corvus (crow) cryptoleucus (from kryptos, hidden, and leukos, white)
Sunday, October 19, 2008 — 8:30 am
Johnson City, Texas — Lyndon B. Johnson National Historical Park
Since we had a free trip to San Antonio, we decided to take a few extra days and see the sights. My sister and I are both into history and enjoy touring president’s homes, so we got up early on Sunday morning and drove 60 miles north to Johnson City to see LBJ’s boyhood home and ranch.
We arrived about 20 minutes before the park opened. We wandered around by the visitor center and enjoyed the coolest weather of the week. Or at least I enjoyed it. My sister mostly complained about it (just kidding). It was probably 55 degrees, but it warmed up quickly. I was trying to get a photograph of a Mockingbird when I heard a bird calling on the other side of the parking lot. I knew it was a raven, but which one?
The Common Raven and the Chihuahuan Raven look very much alike, differing only in size, range, call, and the color of the base of the neck feathers (this last field mark is almost useless because how often do you get a look at the base of feathers?). Identification is tricky because the two species overlap in almost all of their characteristics. I’ve seen Common Ravens many times in northern Wisconsin and other places and am familiar with their call. (I’ve even had conversations with them upon occasion.)
This bird’s call was a single-syllabled croak that sounded higher and hoarser than the Common Raven’s while still sounding raven-like. I soon spotted the bird on top of a phone pole. I got a brief look at it with my binoculars and was moving closer for a photograph when it took off. I snapped a quick shot.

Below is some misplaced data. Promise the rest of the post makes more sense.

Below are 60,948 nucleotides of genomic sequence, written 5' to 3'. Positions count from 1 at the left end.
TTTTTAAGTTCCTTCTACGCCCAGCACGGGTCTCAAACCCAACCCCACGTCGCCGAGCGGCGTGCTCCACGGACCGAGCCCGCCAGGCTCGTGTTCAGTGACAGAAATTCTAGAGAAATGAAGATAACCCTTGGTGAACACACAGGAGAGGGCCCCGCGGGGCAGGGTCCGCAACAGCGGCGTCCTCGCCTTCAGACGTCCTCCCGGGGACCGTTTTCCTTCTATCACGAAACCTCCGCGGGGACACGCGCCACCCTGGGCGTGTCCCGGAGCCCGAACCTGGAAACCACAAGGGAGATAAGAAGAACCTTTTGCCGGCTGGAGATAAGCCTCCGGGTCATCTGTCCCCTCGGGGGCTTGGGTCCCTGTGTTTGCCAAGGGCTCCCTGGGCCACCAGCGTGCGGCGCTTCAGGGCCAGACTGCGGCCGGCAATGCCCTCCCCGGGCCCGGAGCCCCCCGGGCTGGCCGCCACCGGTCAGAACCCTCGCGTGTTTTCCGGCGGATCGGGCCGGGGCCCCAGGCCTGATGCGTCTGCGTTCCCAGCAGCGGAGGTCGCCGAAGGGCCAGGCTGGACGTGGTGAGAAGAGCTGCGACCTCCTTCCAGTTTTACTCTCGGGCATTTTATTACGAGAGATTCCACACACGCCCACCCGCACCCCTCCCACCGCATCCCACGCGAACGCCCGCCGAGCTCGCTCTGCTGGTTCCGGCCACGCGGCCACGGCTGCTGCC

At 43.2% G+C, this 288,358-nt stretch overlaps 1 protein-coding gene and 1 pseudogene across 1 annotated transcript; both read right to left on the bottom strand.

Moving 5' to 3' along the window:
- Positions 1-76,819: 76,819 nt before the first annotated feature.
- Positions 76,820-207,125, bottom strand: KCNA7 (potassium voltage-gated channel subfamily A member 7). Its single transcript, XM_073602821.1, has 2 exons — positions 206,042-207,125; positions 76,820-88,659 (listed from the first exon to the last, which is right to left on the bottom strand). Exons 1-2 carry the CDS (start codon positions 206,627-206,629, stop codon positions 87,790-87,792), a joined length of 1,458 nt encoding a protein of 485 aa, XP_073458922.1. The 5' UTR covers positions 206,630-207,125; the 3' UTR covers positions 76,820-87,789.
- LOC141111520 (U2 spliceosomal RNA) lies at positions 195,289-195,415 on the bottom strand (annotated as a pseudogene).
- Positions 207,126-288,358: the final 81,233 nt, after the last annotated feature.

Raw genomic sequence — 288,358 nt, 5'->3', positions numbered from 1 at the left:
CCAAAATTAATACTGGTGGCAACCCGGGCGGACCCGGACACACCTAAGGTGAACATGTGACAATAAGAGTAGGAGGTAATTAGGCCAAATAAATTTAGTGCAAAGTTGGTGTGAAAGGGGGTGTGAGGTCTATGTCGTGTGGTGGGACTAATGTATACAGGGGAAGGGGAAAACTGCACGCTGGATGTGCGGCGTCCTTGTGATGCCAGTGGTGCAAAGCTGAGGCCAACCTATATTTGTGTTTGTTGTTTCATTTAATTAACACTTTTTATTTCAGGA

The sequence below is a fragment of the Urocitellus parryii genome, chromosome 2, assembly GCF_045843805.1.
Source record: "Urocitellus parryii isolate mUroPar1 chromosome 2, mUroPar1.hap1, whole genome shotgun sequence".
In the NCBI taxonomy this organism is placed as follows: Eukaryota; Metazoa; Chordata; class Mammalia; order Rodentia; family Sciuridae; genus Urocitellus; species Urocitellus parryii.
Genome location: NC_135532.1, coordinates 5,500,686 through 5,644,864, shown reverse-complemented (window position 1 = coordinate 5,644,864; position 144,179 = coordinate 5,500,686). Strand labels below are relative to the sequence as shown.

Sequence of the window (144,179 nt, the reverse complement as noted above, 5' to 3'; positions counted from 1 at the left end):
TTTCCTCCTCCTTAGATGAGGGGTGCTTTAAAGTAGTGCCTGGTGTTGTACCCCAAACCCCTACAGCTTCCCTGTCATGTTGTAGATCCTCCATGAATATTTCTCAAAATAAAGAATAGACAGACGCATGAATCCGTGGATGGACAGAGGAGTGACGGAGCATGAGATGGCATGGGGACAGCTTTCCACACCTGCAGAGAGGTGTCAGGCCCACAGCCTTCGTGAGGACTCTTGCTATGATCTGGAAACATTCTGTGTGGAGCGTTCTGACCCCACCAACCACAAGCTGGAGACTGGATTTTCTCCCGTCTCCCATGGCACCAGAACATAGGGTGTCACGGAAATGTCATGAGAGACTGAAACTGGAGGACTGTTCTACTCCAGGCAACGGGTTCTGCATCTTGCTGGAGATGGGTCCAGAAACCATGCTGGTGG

I thought it was probably a Chihuahuan Raven, but wasn’t sure. A few minutes later, a ranger drove up. He raised the flag in front of the visitor center while my sister looked on. She mentioned the raven and he told her it was definitely a Chihuahuan. They’re rare in that part of Texas — the extreme eastern edge of its range, but the Common Raven has never been seen in the area. I checked the ranges of the two birds in my field guides and on the internet and listened to recordings of their calls and I’m convinced.
We saw the bird again about half an hour later and half a mile away as we toured the Johnson Settlement. It called a few times and flew overhead. I snapped another photo which, for identification purposes, is absolutely useless.
Here’s my sister and the ranger having their own little flag-raising ceremony to which I wasn’t invited.